The intensity of the light in the fibres is another problem. Once a few thousand customers are aggregated, and taking into consideration the different colours of light wavelengths, optical fibres are probably transmitting around 100 milliwatts of power. Less than the power of domestic lights - you might think - but when you push 100 milliwatts through a super-thin strand of glass, the concentration is like standing close to the sun.
“Despite the fact that it’s the world’s purest glass, there is some interaction between the light and the glass as the refractive index changes, which distorts the signal. So we’re looking in the PEACE project at how we can do clever things in the optical domain to allow us to increase the signal power - so we get a better signal-to-noise ratio, so we can increase the capacity.”
Swiss Physicist Jean-Daniel Colladon supposedly invented fibre-optics in the 1840s when he shone a light down a water pipe and discovered that the water carried the light by internal reflection. Yet, arguably, it was Newton’s experiments with prisms that really paved the way for optical communications. First published in his book Optiks (1704), Newton used pairs of refracting prisms to split white light up into a rainbow, and then recombine it into a single beam of white light using an inverted prism. His experiment relied on a phenomenon called dispersion. Up until relatively recently, a similar principle was still in use by employing two different types of optical fibres - one to spread the beam and one to narrow it.
“This works well at low intensities,” says Professor Ellis, “since two different fibres can have opposite dispersions, just like a prism and an inverted prism.” Unfortunately, the nonlinear dispersion which results from the high intensities of today’s networks is always the same sign (in other words, it always makes the blue part of the spectrum travel faster), and so can’t be compensated for using a fibre with opposite properties. “Newton’s experiment can be replicated using two prisms with the same orientation,” Professor Ellis explains, “and a mirror is used to reflect the beam between the two prisms. To counter dispersion what we do is essentially place a special mirror in the middle of the fibre. If you think about a prism, you know a prism spreads light around. You go through two identically orientated prisms, it spreads and then it spreads some more. Gathering all of that light is quite a complicated procedure because the light’s over a large spatial area. And in an optical fibre the light doesn’t spread around - it’s guided - but the same effect which causes wavelength-spread through a prism translates into time-shift in an optical fibre, so without using the ‘mirror’ a receiver has to have a large memory to catch up with all of the different delays. That’s what’s causing the power consumption.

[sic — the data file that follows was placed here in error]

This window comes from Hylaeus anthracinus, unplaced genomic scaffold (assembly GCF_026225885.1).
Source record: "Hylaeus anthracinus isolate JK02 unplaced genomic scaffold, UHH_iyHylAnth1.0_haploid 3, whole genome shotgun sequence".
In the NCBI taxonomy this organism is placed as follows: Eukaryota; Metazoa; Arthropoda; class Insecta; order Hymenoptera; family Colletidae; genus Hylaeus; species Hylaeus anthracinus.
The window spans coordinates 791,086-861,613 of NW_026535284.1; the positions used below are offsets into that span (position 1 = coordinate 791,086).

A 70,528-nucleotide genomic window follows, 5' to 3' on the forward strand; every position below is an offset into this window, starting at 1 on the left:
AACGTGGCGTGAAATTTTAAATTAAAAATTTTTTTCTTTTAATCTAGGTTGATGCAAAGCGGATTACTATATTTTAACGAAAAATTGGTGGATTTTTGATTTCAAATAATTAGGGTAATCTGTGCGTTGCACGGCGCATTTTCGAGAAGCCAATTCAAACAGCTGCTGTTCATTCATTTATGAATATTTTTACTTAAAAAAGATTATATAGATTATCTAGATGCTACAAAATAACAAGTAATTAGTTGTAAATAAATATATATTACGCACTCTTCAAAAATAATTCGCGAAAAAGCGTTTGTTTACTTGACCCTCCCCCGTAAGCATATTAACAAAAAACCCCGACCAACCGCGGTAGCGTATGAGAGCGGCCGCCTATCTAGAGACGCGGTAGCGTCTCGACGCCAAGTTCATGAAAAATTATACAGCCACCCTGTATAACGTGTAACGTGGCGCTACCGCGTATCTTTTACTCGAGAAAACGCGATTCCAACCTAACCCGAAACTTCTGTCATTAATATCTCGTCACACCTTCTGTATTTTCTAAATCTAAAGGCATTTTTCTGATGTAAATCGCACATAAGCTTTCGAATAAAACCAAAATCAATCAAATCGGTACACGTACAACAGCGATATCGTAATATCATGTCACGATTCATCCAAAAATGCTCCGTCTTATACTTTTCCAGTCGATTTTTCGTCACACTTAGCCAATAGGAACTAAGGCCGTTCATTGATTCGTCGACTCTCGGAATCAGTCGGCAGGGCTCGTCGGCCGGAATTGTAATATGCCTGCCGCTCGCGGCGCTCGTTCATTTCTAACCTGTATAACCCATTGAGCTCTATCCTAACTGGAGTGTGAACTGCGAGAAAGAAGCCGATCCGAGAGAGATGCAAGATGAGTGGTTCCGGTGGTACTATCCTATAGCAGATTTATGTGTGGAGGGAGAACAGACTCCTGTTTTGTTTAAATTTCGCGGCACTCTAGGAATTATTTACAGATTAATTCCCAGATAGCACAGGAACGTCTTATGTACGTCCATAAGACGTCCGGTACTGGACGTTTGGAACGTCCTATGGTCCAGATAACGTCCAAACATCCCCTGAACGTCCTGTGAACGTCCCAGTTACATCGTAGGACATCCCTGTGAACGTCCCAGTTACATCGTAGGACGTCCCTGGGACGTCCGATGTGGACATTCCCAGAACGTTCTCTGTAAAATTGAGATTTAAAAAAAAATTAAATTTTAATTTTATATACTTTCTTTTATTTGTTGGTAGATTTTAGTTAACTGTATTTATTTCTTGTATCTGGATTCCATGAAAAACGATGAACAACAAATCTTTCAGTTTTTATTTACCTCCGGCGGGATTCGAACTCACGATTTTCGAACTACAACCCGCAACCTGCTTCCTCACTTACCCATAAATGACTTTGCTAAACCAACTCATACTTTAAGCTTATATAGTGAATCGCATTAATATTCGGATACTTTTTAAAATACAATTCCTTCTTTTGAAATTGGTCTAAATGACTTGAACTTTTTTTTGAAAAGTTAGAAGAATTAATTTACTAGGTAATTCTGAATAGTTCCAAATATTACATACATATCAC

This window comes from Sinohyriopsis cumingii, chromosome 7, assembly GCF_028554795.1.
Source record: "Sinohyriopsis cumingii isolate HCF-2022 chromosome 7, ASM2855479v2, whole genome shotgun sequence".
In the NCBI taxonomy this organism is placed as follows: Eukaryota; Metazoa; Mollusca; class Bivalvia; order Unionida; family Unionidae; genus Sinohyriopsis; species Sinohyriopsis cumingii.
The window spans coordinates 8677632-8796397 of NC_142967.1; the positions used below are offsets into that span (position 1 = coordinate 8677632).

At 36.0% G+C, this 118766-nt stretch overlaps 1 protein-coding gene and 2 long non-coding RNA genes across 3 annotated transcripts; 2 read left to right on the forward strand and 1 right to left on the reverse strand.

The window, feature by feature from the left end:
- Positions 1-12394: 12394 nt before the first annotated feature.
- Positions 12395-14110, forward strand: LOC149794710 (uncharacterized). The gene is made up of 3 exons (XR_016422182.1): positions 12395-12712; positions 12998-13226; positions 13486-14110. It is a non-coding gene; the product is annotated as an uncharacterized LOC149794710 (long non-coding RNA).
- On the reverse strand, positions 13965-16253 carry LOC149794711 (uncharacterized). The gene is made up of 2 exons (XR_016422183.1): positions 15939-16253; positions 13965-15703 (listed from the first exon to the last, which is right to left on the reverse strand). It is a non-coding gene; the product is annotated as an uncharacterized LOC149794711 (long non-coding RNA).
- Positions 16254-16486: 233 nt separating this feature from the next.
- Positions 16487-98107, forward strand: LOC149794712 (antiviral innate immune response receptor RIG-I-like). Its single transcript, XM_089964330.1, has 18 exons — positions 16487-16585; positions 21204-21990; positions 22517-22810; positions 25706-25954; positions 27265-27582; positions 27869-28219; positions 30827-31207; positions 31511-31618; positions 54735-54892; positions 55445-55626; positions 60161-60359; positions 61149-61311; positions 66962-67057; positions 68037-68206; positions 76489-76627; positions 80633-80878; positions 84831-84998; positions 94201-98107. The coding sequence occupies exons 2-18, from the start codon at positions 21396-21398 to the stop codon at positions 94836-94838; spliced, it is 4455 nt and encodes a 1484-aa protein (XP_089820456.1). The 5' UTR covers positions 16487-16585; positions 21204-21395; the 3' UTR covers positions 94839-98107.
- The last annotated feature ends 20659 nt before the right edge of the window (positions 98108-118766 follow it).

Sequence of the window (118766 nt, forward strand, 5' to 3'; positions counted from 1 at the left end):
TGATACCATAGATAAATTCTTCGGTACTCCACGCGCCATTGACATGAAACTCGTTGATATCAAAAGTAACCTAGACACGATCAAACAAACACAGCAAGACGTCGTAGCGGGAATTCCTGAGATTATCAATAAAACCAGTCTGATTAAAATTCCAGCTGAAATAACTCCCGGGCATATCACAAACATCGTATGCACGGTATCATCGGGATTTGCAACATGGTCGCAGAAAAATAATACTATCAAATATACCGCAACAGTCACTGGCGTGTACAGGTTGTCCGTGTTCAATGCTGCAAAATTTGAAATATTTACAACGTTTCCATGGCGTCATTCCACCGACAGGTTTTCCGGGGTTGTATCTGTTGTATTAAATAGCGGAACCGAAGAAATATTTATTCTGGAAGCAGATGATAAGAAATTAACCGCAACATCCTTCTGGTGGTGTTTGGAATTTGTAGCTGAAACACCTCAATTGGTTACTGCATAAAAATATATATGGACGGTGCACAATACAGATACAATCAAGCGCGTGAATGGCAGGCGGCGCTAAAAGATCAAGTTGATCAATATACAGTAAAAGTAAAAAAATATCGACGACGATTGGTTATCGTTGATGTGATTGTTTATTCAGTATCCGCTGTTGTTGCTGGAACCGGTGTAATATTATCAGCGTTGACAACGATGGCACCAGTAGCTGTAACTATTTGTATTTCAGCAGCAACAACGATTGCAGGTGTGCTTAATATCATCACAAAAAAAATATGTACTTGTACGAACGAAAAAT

“What we’re doing in the PEACE Project is we’re using a special equivalent of a mirror, known as a phase conjugate mirror which basically replicates the effect of carefully placing a mirror between two Newton’s prisms in an optical fibre. This reduces the pulse spreading at the receiver, the equivalent of the compact pencil beam which emerges from Newton’s prisms, and this allows the receiver to be simpler and more efficient. This special trick is particularly useful in the case of the nonlinear dispersion. Using a phase conjugate mirror to combat linear dispersion also compensates for nonlinear dispersion.”
The implications of the PEACE Project are widespread, both at home and abroad. If these problems can’t be solved, networks can’t be grown, and that impacts on our ability to connect rural areas of the UK (a big issue when you consider that EU farming subsidies increasingly rely on access to the internet). Meanwhile, although developing countries aren’t facing the capacity crunch, they are increasingly networked and need affordable technologies that allow them to participate in the global economy.
The truth is that consumers want data provision to be cheap, reliable and limitless, but the reality - as we are increasingly realising with energy provision - is that we can’t have it all. All things considered, fibre optics have been an immensely useful technology, but the only approach now, argues Professor Ellis, is to rethink the whole communications infrastructure. “This increasing reliance on the existing network - it’s like having an oil shortage and basing your industrial strategy on more and more cars. You have to do things differently.”
There is only one thing - market forces - that will determine the demand for bandwidth and, consequently, the shelf-life of fibre-optic technologies. That is a notoriously difficult thing to predict. But solving the capacity-crunch would bring huge benefits to everyone’s lives and one thing is certain - there’s no time to waste.
This article first appeared in the Sep 2015 edition of Aston in Touch >>
Communication Networks Beyond the Capacity Crunch (event at The Royal Society)
Find out more about Professor Andrew Ellis